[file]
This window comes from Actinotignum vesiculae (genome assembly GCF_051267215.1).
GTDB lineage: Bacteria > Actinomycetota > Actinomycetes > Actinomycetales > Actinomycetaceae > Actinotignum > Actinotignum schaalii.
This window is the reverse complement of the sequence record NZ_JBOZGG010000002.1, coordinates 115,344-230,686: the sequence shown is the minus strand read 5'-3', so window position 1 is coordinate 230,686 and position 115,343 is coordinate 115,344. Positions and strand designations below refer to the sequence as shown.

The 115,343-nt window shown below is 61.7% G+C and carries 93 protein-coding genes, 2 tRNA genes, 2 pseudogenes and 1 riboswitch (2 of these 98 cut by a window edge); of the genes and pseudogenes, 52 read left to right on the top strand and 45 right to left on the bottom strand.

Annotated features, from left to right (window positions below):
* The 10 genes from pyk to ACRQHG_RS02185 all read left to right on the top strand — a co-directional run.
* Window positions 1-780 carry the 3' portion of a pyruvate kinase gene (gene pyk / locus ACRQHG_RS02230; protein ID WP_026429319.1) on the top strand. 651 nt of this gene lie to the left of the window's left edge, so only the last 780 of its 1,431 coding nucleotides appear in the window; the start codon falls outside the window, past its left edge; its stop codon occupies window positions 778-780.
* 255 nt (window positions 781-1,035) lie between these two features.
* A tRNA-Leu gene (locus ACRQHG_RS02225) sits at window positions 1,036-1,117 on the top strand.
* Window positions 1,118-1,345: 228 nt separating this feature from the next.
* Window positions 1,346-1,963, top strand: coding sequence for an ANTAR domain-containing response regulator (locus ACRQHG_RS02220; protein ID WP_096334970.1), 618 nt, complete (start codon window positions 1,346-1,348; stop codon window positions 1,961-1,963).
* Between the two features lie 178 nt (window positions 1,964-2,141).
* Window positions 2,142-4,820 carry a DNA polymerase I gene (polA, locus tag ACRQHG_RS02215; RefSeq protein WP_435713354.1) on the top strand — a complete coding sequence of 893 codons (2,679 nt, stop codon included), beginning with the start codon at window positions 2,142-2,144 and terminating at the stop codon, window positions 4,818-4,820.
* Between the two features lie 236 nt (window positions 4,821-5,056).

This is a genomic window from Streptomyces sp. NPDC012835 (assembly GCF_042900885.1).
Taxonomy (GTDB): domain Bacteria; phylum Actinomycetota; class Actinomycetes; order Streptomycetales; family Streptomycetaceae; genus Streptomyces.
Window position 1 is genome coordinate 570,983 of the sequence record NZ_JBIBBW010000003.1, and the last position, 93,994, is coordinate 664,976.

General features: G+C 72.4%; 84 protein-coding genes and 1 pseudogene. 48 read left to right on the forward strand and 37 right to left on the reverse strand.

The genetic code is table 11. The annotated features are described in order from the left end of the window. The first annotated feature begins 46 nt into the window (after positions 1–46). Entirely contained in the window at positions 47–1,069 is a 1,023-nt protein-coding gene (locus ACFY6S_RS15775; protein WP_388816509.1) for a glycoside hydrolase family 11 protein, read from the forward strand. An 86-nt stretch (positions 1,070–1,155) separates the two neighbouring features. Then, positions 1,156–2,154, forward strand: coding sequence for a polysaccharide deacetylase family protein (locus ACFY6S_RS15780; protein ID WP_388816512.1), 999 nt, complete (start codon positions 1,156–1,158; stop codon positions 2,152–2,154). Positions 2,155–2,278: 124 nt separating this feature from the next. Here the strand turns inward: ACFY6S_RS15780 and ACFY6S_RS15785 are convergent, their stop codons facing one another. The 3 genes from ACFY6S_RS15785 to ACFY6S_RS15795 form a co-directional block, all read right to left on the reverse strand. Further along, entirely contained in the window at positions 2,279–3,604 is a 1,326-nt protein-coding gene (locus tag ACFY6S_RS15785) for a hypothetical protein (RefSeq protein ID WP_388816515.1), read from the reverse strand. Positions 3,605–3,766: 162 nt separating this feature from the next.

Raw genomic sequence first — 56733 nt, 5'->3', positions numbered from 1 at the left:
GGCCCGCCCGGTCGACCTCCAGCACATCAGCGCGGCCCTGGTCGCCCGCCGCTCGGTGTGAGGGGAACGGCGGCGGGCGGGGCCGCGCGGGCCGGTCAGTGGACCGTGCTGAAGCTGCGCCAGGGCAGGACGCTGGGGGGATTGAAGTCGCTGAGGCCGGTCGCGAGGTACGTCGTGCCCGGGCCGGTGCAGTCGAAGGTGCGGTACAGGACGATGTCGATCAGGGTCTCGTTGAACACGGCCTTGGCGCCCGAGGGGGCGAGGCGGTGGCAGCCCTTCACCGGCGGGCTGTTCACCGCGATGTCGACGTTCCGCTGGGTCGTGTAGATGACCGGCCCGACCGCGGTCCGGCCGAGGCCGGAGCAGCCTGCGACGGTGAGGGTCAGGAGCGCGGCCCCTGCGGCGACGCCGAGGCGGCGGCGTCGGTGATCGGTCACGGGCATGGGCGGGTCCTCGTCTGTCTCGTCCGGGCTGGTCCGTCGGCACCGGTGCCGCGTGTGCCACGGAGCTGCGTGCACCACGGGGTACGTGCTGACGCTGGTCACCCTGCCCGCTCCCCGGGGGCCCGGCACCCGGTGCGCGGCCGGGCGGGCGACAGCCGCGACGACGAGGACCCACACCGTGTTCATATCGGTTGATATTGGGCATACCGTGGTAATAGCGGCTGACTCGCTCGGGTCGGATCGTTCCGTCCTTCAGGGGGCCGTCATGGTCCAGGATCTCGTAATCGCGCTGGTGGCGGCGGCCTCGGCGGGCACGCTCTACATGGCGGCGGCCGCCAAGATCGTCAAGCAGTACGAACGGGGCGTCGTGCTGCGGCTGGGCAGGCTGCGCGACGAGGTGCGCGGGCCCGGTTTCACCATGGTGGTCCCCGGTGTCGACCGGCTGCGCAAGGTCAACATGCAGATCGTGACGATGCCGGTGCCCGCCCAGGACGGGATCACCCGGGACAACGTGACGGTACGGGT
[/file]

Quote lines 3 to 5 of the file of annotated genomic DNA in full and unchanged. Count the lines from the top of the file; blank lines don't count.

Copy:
This window is the reverse complement of the sequence record NZ_JBOZGG010000002.1, coordinates 115,344-230,686: the sequence shown is the minus strand read 5'-3', so window position 1 is coordinate 230,686 and position 115,343 is coordinate 115,344. Positions and strand designations below refer to the sequence as shown.

The 115,343-nt window shown below is 61.7% G+C and carries 93 protein-coding genes, 2 tRNA genes, 2 pseudogenes and 1 riboswitch (2 of these 98 cut by a window edge); of the genes and pseudogenes, 52 read left to right on the top strand and 45 right to left on the bottom strand.

Annotated features, from left to right (window positions below):